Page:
Don Cundy, CERN.

The Physics of Particle Accelerators by Klaus Wille, Oxford University Press, ISBN 0198505493, pbk.

This book is the translation of Klaus Wille's original German edition entitled Physik der Teilchenbeschleuniger und Synchrotron-strahlungsquellen (B G Teubner, 1996 Stuttgart), which arose from his long experience with the design and operation of electron sychrotrons at DESY and from a special lecture course on particle accelerators that has been given since 1987 at the University of Dortmund.

The book reflects Wille's background in lepton synchrotrons and is clearly tailored for those who are interested in the design and operation of synchrotron light sources. This is apparent in the original German title, which explicitly mentions the emphasis of synchrotron light sources.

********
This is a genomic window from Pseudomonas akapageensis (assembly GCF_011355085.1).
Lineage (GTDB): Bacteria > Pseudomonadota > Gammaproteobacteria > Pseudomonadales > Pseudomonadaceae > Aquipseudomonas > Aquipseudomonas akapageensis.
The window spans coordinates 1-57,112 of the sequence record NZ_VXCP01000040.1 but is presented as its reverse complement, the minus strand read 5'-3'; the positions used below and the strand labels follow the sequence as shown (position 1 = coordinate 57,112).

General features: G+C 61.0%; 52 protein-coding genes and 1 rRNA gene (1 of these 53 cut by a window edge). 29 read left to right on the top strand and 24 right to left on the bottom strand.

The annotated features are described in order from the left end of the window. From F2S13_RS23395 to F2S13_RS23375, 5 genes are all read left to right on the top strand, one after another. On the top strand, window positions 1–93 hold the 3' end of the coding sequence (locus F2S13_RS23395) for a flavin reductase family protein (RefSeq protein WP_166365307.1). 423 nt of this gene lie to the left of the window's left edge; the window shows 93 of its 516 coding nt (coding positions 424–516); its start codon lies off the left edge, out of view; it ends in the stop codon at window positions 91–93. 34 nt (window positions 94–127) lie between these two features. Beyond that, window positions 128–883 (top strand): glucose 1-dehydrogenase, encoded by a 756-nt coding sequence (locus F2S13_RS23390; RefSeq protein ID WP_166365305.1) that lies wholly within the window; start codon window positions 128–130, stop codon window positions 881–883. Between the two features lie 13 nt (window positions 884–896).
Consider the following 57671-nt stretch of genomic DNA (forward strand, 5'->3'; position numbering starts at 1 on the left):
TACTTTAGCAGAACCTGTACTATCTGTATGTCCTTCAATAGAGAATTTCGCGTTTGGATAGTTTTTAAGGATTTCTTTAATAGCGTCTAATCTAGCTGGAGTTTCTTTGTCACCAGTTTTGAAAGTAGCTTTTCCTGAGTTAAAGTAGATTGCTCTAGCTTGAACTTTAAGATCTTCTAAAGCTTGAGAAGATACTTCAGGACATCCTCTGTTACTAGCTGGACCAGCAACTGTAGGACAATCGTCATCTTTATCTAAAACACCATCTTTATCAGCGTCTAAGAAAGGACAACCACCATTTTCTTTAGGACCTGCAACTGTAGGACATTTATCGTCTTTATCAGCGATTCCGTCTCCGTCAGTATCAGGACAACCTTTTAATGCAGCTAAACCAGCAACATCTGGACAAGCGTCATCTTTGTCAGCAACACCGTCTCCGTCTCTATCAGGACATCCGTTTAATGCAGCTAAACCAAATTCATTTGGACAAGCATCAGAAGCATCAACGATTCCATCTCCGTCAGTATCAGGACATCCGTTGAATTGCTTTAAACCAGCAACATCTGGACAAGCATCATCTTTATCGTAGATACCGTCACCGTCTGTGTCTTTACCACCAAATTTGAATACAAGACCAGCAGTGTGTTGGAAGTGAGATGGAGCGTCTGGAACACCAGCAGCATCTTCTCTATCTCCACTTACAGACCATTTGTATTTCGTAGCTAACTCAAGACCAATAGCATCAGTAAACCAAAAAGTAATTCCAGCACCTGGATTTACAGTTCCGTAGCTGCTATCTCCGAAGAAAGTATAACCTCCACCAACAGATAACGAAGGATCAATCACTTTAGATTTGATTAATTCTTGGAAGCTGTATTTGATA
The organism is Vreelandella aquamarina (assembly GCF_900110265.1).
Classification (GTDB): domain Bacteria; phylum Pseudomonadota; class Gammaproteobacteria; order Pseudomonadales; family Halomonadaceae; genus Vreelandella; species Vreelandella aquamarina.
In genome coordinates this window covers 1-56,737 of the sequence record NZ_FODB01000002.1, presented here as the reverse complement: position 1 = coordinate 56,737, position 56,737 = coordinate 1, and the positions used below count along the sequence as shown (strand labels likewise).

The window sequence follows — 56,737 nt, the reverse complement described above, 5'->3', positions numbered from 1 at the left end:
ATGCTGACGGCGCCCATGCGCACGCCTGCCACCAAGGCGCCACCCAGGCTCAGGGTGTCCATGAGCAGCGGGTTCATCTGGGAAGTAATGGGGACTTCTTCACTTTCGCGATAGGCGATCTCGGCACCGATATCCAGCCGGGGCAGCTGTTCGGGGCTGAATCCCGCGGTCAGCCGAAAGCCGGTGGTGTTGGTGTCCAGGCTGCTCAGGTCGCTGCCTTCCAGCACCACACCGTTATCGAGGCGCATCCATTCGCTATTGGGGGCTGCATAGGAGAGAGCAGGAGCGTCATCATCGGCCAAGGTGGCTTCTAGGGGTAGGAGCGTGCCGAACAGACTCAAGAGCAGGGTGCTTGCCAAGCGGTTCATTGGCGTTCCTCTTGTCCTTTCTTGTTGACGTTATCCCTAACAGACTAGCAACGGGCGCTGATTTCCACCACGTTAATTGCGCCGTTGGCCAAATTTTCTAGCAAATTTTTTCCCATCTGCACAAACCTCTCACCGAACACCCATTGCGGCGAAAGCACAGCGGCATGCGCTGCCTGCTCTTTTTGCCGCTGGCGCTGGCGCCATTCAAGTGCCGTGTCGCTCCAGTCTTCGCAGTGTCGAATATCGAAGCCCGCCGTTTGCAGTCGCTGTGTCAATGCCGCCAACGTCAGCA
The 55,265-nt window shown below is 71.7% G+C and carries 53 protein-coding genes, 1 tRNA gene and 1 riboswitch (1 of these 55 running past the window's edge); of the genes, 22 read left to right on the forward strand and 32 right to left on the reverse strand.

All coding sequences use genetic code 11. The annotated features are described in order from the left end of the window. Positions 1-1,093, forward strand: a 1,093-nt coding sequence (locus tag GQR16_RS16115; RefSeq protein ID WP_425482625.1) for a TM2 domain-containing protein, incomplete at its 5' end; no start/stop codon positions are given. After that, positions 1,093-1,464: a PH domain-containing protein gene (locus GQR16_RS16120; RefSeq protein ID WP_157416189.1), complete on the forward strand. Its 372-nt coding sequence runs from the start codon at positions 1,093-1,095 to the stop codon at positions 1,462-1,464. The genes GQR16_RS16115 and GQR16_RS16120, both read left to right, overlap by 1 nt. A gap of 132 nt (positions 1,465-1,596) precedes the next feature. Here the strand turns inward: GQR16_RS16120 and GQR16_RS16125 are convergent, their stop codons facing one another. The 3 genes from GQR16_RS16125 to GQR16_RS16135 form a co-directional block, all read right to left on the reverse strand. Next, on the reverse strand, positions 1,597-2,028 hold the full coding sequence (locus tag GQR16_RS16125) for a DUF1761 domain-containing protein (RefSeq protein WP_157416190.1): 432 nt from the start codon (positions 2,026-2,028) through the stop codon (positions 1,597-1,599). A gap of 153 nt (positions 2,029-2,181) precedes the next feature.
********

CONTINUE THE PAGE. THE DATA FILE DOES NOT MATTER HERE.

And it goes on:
Providing an impressive overview of the different accelerator physics concepts, ranging from the historical to the most common beam diagnostic devices in modern synchrotrons, the book emphasizes two main subjects: linear-beam optics and the theory of synchrotron light sources. All relevant equations are presented so that the reader can easily follow the individual steps in the derivations and can immediately apply the final equations to specific examples. However, at times an illustration of the underlying concepts is hidden beneath the mathematical descriptions or postponed to later sections.